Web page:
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 “Literature is an investment of genius which has dividends to all subsequent times.”  ~ John Burroughs 

Believe it or not, it is getting time to pull out the fall jackets, pants and coats here in Colorado – I love that time of year! Invariably I come across a little pocket change that I didn’t know existed. Finding a few crumpled dollars, or handfuls of coins left in my clothing from the season before is such a fulfilling feeling – it is like finding an extra paycheck – no matter how big or small. 

We all work hard for our money, and we should work hard at keeping it too! Are you an independent publisher guilty of overspending on postage and delivery each year? Well – you are not alone! It is no wonder though – keeping current with changes in postal and delivery service rates and fees is a never ending job.

Independent publishing means being smart, making wise decisions and not spending money needlessly, so you can retain a higher profit margin on your product. Isn’t that one of the reasons why you decided to independently publish in the first place? Adding an extra stamp here and extra stamp there “just in case” and “for good measure” can really add up! And it will affect your bottom line too.

As an order fulfillment company, we must be guardians for our clients to make sure they retain the highest profit margin on their sale. We strive to stay “in the know,” so we can ship the quickest, most economical, and reliable way possible, all over the globe. It is all part of getting the job done!

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Seeing it Through

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There is no such thing as a minor lapse of integrity” ~ Tom Peters 

I love it when I re-read a book and gain more from it the second time around. There are often hidden messages, concepts and all sorts of things that fly over our heads the first time around. 

About a year ago, a book came into my hands called “The Hourglass Principle”  by Ray Kelly III. It is written by a person who has spent a lifetime in sales. The book addresses the issue of building a business and the choices that we have in doing so. He mentions that throughout the process, we may come to a crossroad where a decision must be made of how to proceed. Sometimes there are two choices – we can take the short route, often sacrificing our beliefs and convictions or we may take, perhaps, a more challenging route allowing us to remain true to our selves. As author Ray Kelly III points out, “Integrity is the only thing we carry with us from career to career.” 

I began to think how integrity applies to the reasons why people decide to independently publish. For many, the choice is easy. After talking with a traditional publishing house, the author often realizes what is at stake is the piece of work they have poured their heart and soul into writing. If they hand their manuscript over to a traditional publisher, it could ultimately be sacrificed. Their words may be changed, a rewrite with a different slant may be requested. It may be marketed by people who do not share the approach or the same values. The cover design choice may even be out of their hands.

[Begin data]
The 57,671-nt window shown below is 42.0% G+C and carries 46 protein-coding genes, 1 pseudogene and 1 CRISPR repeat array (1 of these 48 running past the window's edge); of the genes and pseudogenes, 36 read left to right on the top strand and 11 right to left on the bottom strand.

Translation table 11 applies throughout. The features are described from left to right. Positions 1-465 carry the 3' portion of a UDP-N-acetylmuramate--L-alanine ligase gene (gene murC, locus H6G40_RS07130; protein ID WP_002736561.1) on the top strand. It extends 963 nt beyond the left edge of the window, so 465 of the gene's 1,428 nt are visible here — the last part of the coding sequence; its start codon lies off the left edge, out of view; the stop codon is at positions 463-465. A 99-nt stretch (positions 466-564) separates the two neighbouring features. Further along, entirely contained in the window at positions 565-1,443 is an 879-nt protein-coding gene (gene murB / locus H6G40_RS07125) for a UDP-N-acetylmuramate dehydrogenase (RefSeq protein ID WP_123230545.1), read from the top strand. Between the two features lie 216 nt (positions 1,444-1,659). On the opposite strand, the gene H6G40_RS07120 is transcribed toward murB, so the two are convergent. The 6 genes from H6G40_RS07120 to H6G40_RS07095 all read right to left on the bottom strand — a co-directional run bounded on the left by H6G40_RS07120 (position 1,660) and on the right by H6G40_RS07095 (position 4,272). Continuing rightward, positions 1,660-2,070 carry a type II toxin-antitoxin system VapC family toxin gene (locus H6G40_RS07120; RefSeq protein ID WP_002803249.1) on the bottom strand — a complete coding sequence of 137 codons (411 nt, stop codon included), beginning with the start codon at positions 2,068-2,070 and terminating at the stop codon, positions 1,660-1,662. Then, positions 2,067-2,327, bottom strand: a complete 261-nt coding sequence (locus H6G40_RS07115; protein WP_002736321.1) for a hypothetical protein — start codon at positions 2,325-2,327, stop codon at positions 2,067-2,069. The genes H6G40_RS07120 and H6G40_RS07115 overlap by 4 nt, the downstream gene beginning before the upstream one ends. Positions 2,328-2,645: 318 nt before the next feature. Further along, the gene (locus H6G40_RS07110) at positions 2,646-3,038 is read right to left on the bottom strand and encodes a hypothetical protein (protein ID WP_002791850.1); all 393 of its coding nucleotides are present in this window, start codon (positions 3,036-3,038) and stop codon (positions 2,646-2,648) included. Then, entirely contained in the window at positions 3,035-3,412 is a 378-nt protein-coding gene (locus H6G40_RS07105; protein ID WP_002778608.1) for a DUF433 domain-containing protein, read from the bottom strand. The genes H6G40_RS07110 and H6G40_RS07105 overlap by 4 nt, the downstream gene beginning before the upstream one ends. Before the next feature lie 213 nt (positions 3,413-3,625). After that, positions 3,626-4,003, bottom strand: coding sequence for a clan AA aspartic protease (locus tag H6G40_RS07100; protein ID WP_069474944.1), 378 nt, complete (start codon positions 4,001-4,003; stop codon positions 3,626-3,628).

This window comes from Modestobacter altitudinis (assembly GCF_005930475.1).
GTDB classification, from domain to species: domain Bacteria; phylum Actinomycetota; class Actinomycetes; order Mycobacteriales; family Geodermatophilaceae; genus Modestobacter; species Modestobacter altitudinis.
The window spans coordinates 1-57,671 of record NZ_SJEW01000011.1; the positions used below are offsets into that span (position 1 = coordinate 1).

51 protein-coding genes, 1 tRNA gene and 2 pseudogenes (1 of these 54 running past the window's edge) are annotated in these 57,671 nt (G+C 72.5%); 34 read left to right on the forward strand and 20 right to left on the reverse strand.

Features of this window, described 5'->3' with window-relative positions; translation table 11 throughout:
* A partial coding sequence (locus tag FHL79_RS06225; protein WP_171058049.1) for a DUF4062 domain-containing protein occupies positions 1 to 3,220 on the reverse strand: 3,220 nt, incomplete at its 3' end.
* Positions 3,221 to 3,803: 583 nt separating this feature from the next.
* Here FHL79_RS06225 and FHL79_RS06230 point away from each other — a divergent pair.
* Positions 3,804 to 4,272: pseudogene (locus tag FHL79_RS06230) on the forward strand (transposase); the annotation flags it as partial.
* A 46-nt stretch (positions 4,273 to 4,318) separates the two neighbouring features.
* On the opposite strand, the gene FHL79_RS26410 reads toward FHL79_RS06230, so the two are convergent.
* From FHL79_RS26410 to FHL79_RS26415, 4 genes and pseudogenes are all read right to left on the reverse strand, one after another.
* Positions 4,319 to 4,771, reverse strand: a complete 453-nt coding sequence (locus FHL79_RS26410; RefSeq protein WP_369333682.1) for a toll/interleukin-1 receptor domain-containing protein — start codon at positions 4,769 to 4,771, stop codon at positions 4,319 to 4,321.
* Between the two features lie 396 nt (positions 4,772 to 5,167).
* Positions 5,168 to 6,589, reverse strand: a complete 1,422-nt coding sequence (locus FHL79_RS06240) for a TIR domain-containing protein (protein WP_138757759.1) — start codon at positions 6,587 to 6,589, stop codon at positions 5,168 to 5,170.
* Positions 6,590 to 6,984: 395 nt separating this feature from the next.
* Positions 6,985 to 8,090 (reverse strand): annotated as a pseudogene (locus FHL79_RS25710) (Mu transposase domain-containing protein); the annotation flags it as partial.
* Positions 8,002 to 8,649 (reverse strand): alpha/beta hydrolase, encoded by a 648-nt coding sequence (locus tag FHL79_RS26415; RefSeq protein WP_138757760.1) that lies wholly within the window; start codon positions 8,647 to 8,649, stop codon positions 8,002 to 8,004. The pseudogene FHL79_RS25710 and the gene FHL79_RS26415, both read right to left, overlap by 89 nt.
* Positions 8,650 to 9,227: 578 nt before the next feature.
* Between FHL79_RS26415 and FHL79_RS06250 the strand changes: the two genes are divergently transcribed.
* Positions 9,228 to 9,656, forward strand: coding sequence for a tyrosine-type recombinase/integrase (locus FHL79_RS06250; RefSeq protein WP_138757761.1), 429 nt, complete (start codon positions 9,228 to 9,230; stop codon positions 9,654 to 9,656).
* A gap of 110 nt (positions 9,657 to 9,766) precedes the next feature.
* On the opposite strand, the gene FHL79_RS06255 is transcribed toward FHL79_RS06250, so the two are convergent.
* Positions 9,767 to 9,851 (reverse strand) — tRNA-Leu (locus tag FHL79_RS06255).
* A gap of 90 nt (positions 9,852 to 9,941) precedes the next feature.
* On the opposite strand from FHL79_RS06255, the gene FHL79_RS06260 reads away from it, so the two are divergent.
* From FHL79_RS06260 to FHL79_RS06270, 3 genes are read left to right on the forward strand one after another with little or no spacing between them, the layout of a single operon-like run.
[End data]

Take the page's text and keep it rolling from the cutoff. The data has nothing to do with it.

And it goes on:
What would you do, if given the choice?

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Organic Writing?

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“And all writing is creating or spinning dreams for other people so they won’t have to bother doing it themselves” ~  Beth Henley 

I am not so sure  Bowker would concur with Beth Henley! According to Bowker’s April 2009 statistics http://bit.ly/cp3anL, the independent publishing industry which includes small publishing houses, micropublishers and self publishers grew a whopping 181% in 2009. While the traditional publishing industry remained flat! 

This indicates, to me, that people are crazed with creating or spinning their own dreams these days. Many writers are fulfilling their vision of becoming a published writer through independent publishing. Perhaps they don’t care to mess about with the “big guys” who claim there are 17 reasons why most books get rejected.  One of the 17 reasons for rejection is that the writing is “not organic.” Sorry, that only sounds like an inane buzzword to me. 

If you have received rejection time and time again, and you are loosing faith in the publishing game, perhaps knowing why books get rejected could be of value! There must be very valid reasons why Janet Reid says “99.2% of all manuscripts that pass by her desk get rejected!” To learn more about what doesn’t get through the standard response button of “no”, please visit http://bit.ly/VygcF.

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Short Snippets

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Life is one fool thing after another, whereas love…….” ~ Oscar Wilde

 Have you ever written Haiku before? You know what I mean, a type of poetry from the Japanese culture. It all goes like this:  

  • Five syllables in the first line
  • Seven syllables in the second
  • Five syllables in the third line 

That’s all – three short lines! Haiku must “paint a mental picture” and it does not rhyme. The challenge is to put imagery in the readers mind in only 17 syllables! The possibilities are infinite, but the visual effect is created by using just the right words! Writing good haiku is much more difficult than reading it.   

Can you write a haiku about one of these works of art? Today’s challenge to write haiku is not for me, it is for you!!! 

One last directive – send me your haiku, through the comment section of this blog – I’d like to read it!